On this day in economic and business history ...
Facebook (NASDAQ:FB) went public on May 18, 2012. It was the largest IPO, by first-day market cap, of all time. It was also the largest IPO, in terms of value created per month, of all time. From its creation in 2004 to its public debut in 2012, Facebook amassed a value of just over $1 billion per month. Its expected IPO price that would give it a market cap of more than $100 billion. Unheard of! The whole investing world was watching what was sure to be a debut for the ages. Thousands upon thousands of investing novices salivated at the chance to own a tiny piece of the social network no one could get away from.
When the day was done, people began to feel as if Wall Street might have pulled one over on them. The biggest IPO in years -- perhaps decades -- couldn't even muster that coveted first-day pop. Glitchy exchange software delayed the start of trading for Facebook shares, and when trades resumed, the social network's underwriters were forced to step in to shore up the share price, an unexpected move for such a highly anticipated stock.
The plunge was steep. Within a week, 17% of Facebook's first-day value was gone. As June began, Facebook's first-day shareholders found themselves sitting on a 30% loss. A year after its IPO, Facebook's shares remain 30% below the IPO day's closing price. Some analysts, including the Fool's senior technology analyst, Eric Bleeker, took it as a sign of Wall Street's unfettered ability to rig the IPO game against the little guy. Others simply recognized that the price was unsustainably high. Whatever the case, it seems unlikely now that Facebook can ever become the next great tech stock, regardless of whether it can become the next great tech company.
Mmm, genetically modified
The Flavr Savr tomato became the first genetically modified food approved for human consumption when it cleared an FDA review on May 18, 1994. Developed by Calgene, the tomatoes were "enhanced" with an antisense gene to slow the rotting process, which was meant to keep the tomato from softening too soon without restricting the tomato's normal color and flavor from being expressed at the normal time. However, Calgene's scientists were rather poor farmers, and their starting tomato produced drawbacks that couldn't be overcome. Weak harvests and costly shipping methods combined to create an unprofitable tomato, and Calgene eventually sold itself to Monsanto (NYSE:MON).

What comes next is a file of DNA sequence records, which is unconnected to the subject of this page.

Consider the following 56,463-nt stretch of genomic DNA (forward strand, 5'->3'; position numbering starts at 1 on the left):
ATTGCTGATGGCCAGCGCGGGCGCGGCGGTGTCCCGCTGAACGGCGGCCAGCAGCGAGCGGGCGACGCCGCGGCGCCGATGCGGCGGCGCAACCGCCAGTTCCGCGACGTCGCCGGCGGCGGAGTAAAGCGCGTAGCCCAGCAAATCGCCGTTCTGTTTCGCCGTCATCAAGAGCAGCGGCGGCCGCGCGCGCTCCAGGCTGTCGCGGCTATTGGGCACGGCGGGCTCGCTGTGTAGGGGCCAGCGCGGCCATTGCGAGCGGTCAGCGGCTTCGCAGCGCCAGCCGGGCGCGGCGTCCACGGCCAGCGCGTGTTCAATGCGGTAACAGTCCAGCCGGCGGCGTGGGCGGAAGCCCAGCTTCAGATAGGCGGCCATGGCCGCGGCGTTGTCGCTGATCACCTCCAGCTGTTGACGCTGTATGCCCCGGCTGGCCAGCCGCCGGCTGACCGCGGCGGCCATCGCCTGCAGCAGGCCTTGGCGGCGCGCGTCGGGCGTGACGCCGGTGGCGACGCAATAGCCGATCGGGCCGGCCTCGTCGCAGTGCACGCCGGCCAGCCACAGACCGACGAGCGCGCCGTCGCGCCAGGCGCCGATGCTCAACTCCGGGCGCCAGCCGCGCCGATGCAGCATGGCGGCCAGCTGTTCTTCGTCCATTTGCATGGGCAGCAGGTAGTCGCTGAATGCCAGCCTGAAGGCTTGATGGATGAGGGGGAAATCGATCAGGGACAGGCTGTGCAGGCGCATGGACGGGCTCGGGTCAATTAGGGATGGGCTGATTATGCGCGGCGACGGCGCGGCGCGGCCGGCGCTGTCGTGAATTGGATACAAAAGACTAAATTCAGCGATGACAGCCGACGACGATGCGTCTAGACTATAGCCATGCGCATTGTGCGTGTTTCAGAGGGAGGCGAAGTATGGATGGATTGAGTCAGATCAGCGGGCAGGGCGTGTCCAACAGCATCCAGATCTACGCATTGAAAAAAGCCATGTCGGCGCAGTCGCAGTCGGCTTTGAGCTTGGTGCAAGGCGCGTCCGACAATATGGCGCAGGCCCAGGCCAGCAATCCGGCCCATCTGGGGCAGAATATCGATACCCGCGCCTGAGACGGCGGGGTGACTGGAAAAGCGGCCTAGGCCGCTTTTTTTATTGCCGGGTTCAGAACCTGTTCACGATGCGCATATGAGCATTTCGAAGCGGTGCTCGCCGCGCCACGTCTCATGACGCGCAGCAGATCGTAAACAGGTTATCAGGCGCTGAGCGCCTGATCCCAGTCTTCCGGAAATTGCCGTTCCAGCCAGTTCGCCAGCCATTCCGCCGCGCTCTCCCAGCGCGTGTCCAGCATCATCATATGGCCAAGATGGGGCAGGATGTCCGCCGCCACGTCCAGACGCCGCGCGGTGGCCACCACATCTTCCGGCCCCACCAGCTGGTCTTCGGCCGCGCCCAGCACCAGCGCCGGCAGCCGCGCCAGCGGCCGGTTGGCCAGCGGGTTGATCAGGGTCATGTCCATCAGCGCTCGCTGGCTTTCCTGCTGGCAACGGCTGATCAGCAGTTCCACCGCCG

The early failure of Flavr Savr didn't stop the rise of GMOs, and it certainly didn't stop Monsanto, which is now the world's largest producer of genetically modified seeds. Today, roughly 10% of all planted crops are genetically modified, with the preponderance of these crops composed of soybeans, corn, cotton, and canola.
Charge it on Wall Street
Strange as it may seem, some of the most durable companies on the market have spent most of their corporate lives traded as over-the-counter stocks -- if they're publicly traded at all. One of the longest big-name existences apart from the big-time exchanges might be that of American Express (NYSE:AXP), which was founded in 1850 but only made it to the New York Stock Exchange on May 18, 1977.
By 1977, AmEx was already far down the road to success, with 8 million cardholders generating nearly $400 million in annual fees. Its two primary competitors, Visa (NYSE:V) and MasterCard, were still struggling to find both their footing and their identity -- Visa had adopted its current name only a year before AmEx stepped up to the Big Board, and MasterCard would go by "Master Charge" until 1979. As both competing issuers relied on banks to broaden their membership base at a time when banks sagged under the weights of regulatory pressure and persistent stagflation, AmEx could offer a compelling charge-card alternative at favorable terms, which helped it build its brand as the "elite" card -- you could charge as much as you wanted, as long as you paid it back at the end of the month. This strength through difficult financial conditions earned AmEx a spot on the Dow Jones Industrial Average (DJINDICES:^DJI) just five years after it joined the NYSE, making it the first financial company in the Dow's history.
An investment on that day in 1977 would have brought you returns of almost 4,000% over the next 35 years. By that point, nearly 100 million AmEx cardmembers were spending more than $800 billion each year.
Fool contributor Alex Planes holds no financial position in any company mentioned here. Add him on Google+ or follow him on Twitter, @TMFBiggles, for more insight into markets, history, and technology.
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